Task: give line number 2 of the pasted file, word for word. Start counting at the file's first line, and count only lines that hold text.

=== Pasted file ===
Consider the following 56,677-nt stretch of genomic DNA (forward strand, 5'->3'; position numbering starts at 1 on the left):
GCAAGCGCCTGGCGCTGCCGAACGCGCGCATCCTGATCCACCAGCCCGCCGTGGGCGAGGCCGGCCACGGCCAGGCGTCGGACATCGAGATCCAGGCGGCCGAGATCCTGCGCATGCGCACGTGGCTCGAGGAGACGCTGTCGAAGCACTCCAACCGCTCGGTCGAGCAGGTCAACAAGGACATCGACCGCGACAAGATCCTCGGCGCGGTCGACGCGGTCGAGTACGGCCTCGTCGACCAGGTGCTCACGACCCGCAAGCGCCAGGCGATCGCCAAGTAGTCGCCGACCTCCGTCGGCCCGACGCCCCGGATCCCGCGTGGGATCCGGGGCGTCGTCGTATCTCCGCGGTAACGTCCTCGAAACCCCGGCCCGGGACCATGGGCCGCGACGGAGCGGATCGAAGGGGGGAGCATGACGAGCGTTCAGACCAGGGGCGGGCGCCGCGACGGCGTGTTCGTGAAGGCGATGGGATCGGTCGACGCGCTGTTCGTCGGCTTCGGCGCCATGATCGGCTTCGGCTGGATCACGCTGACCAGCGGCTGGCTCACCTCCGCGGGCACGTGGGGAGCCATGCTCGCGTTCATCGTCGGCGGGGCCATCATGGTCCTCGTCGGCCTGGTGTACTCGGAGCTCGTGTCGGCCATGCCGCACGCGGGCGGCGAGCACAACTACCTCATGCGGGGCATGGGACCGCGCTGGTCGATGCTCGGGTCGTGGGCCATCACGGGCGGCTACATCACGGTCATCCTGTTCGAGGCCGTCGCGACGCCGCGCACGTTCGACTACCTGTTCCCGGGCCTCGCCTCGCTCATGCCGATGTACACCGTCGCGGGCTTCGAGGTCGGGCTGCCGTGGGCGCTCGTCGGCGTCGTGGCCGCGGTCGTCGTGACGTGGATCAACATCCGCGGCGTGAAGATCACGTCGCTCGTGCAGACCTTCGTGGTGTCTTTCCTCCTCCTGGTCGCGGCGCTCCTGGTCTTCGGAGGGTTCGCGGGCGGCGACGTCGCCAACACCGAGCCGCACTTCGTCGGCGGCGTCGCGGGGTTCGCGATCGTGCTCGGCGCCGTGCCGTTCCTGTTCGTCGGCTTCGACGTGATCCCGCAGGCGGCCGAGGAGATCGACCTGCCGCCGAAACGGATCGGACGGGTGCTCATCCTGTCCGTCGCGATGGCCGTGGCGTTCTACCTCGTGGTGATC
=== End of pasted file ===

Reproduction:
GCAAGCGCCTGGCGCTGCCGAACGCGCGCATCCTGATCCACCAGCCCGCCGTGGGCGAGGCCGGCCACGGCCAGGCGTCGGACATCGAGATCCAGGCGGCCGAGATCCTGCGCATGCGCACGTGGCTCGAGGAGACGCTGTCGAAGCACTCCAACCGCTCGGTCGAGCAGGTCAACAAGGACATCGACCGCGACAAGATCCTCGGCGCGGTCGACGCGGTCGAGTACGGCCTCGTCGACCAGGTGCTCACGACCCGCAAGCGCCAGGCGATCGCCAAGTAGTCGCCGACCTCCGTCGGCCCGACGCCCCGGATCCCGCGTGGGATCCGGGGCGTCGTCGTATCTCCGCGGTAACGTCCTCGAAACCCCGGCCCGGGACCATGGGCCGCGACGGAGCGGATCGAAGGGGGGAGCATGACGAGCGTTCAGACCAGGGGCGGGCGCCGCGACGGCGTGTTCGTGAAGGCGATGGGATCGGTCGACGCGCTGTTCGTCGGCTTCGGCGCCATGATCGGCTTCGGCTGGATCACGCTGACCAGCGGCTGGCTCACCTCCGCGGGCACGTGGGGAGCCATGCTCGCGTTCATCGTCGGCGGGGCCATCATGGTCCTCGTCGGCCTGGTGTACTCGGAGCTCGTGTCGGCCATGCCGCACGCGGGCGGCGAGCACAACTACCTCATGCGGGGCATGGGACCGCGCTGGTCGATGCTCGGGTCGTGGGCCATCACGGGCGGCTACATCACGGTCATCCTGTTCGAGGCCGTCGCGACGCCGCGCACGTTCGACTACCTGTTCCCGGGCCTCGCCTCGCTCATGCCGATGTACACCGTCGCGGGCTTCGAGGTCGGGCTGCCGTGGGCGCTCGTCGGCGTCGTGGCCGCGGTCGTCGTGACGTGGATCAACATCCGCGGCGTGAAGATCACGTCGCTCGTGCAGACCTTCGTGGTGTCTTTCCTCCTCCTGGTCGCGGCGCTCCTGGTCTTCGGAGGGTTCGCGGGCGGCGACGTCGCCAACACCGAGCCGCACTTCGTCGGCGGCGTCGCGGGGTTCGCGATCGTGCTCGGCGCCGTGCCGTTCCTGTTCGTCGGCTTCGACGTGATCCCGCAGGCGGCCGAGGAGATCGACCTGCCGCCGAAACGGATCGGACGGGTGCTCATCCTGTCCGTCGCGATGGCCGTGGCGTTCTACCTCGTGGTGATC